Professor finds 'Grace & Grit' in author's journey

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November 30, 2021

Writer to discuss role of research in fiction at SUNY Adirondack lecture series

QUEENSBURY, New York (Nov. 30, 2021) — Khristeena Lute was sightseeing in the streets of Bordeaux, France, when a healthy dose of truth hit her: She was the only one who could define herself as a writer. 

“We tend to move the goalposts on ourselves a lot,” said Lute, assistant professor of English at SUNY Adirondack. “We say, ‘I’ll be a real whatever when this happens.’ But it’s an internal thing and that’s what I figured out in Bordeaux: You don’t have to have someone else validate you.” 

When Lute returned home, she started work on “Finding Grace & Grit,” a dual narrative about a novelized Grace King, a real-life Civil War-era author in New Orleans, and Meredith Mandin, a modern-day fictitious woman writing a dissertation about King. 

Lute will read from “Finding Grace & Grit” and speak about the role of research in fiction writing at SUNY Adirondack’s Writers Project at 12:30 p.m. Monday, Dec. 6, in the Visual Arts Gallery in Dearlove Hall. 

While earning a master’s degree in English from Austin Peay State University, a professor recommended Lute research female authors from New Orleans, a city to which she was always drawn.  

“I’ve always had a deep pull, a connection, to New Orleans as a city; it’s an amazing place with its own vibe, its own soul,” Lute said.  

She discovered King and her work, and began a dissertation on concepts of liminality — the idea of existing in between two opposing social identities — as a precursor to the modernist movement in American literature. 

“King was already doing something with the notion of liminality,” Lute said, describing how King’s characters were masculine, wearing boots and pants and running a farm, but still feminine; and rich and poor as a wealthy character loses their possessions and has to figure out identity isn’t connected to wealth.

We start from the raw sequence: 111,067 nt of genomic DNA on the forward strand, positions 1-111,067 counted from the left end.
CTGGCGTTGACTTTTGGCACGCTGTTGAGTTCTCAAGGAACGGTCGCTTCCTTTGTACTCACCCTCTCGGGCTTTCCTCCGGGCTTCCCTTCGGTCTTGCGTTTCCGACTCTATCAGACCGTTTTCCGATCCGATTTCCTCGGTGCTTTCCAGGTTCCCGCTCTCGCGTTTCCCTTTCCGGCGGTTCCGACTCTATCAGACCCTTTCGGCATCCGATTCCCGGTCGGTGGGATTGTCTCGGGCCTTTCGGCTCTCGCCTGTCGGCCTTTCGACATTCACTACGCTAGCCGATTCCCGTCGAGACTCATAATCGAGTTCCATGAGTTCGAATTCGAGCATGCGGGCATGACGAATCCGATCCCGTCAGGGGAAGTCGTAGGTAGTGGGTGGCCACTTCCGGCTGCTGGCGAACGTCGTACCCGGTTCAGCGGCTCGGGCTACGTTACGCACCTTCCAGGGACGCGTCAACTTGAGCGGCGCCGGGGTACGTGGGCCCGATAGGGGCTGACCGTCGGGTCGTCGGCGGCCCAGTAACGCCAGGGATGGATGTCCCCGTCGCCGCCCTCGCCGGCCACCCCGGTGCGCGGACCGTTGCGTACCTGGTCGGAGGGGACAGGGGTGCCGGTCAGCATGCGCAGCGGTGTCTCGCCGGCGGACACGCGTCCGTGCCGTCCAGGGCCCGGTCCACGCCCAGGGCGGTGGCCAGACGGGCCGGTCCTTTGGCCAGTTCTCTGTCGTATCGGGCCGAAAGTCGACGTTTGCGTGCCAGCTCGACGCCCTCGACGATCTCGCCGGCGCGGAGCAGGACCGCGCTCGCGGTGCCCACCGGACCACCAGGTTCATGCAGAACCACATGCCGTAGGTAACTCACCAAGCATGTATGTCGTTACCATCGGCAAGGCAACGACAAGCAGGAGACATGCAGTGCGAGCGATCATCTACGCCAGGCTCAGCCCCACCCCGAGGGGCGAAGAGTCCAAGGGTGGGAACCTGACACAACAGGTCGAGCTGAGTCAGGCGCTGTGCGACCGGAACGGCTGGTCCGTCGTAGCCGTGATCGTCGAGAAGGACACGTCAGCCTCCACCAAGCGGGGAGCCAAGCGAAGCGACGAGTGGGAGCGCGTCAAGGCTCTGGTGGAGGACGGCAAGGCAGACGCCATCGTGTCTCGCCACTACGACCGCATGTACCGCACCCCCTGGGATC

Lute — who was a middle school literature teacher before earning a second master’s degree and then a doctorate — wrote several academic chapters about King that were published in anthologies of literary criticism. 

At the Writers Project talk, Lute will discuss how to conduct historical research and turn it into fiction. “I was embedded up to my eyebrows in research, bios, memoirs, letters, journals,” she said.  

The Writers Project series offers an opportunity for insight about timely topics at the center of SUNY Adirondack’s commitment to diversity and enrichment. Admission is free and open to the public. Masks must be worn at all times by all visitors.  


About SUNY Adirondack

SUNY Adirondack is a community college with a growing campus that is part of the nation’s largest university, the State University of New York. With locations in Queensbury, Glens Falls and Wilton, SUNY Adirondack offers courses in person and online; on-campus housing at the Queensbury campus; and serves students via credit and continuing education programs.